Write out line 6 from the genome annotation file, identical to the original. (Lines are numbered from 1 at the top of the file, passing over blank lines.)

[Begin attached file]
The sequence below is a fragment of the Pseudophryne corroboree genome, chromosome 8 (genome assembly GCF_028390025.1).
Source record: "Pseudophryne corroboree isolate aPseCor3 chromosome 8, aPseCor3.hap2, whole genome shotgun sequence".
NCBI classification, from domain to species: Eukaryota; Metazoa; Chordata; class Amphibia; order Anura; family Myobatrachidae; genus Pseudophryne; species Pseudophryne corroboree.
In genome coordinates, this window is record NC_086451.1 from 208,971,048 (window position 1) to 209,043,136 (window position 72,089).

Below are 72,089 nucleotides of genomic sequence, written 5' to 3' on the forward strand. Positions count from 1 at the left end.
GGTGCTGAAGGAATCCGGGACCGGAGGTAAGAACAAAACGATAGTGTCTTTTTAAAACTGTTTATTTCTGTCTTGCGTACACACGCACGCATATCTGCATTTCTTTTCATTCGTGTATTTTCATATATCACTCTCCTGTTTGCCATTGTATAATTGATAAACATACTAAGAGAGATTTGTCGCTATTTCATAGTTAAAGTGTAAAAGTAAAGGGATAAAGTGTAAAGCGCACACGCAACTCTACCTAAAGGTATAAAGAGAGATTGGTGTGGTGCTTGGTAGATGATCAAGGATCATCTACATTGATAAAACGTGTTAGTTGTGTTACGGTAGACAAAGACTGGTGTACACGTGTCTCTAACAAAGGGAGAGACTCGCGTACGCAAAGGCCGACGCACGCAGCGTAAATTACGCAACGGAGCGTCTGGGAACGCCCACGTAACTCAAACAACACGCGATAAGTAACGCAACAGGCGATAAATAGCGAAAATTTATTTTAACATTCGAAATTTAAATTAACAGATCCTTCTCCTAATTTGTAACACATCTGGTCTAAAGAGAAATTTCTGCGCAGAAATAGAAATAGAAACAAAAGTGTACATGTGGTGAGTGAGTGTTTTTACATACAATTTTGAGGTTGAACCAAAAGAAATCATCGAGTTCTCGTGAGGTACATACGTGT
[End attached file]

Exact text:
GGTGCTGAAGGAATCCGGGACCGGAGGTAAGAACAAAACGATAGTGTCTTTTTAAAACTGTTTATTTCTGTCTTGCGTACACACGCACGCATATCTGCATTTCTTTTCATTCGTGTATTTTCATATATCACTCTCCTGTTTGCCATTGTATAATTGATAAACATACTAAGAGAGATTTGTCGCTATTTCATAGTTAAAGTGTAAAAGTAAAGGGATAAAGTGTAAAGCGCACACGCAACTCTACCTAAAGGTATAAAGAGAGATTGGTGTGGTGCTTGGTAGATGATCAAGGATCATCTACATTGATAAAACGTGTTAGTTGTGTTACGGTAGACAAAGACTGGTGTACACGTGTCTCTAACAAAGGGAGAGACTCGCGTACGCAAAGGCCGACGCACGCAGCGTAAATTACGCAACGGAGCGTCTGGGAACGCCCACGTAACTCAAACAACACGCGATAAGTAACGCAACAGGCGATAAATAGCGAAAATTTATTTTAACATTCGAAATTTAAATTAACAGATCCTTCTCCTAATTTGTAACACATCTGGTCTAAAGAGAAATTTCTGCGCAGAAATAGAAATAGAAACAAAAGTGTACATGTGGTGAGTGAGTGTTTTTACATACAATTTTGAGGTTGAACCAAAAGAAATCATCGAGTTCTCGTGAGGTACATACGTGT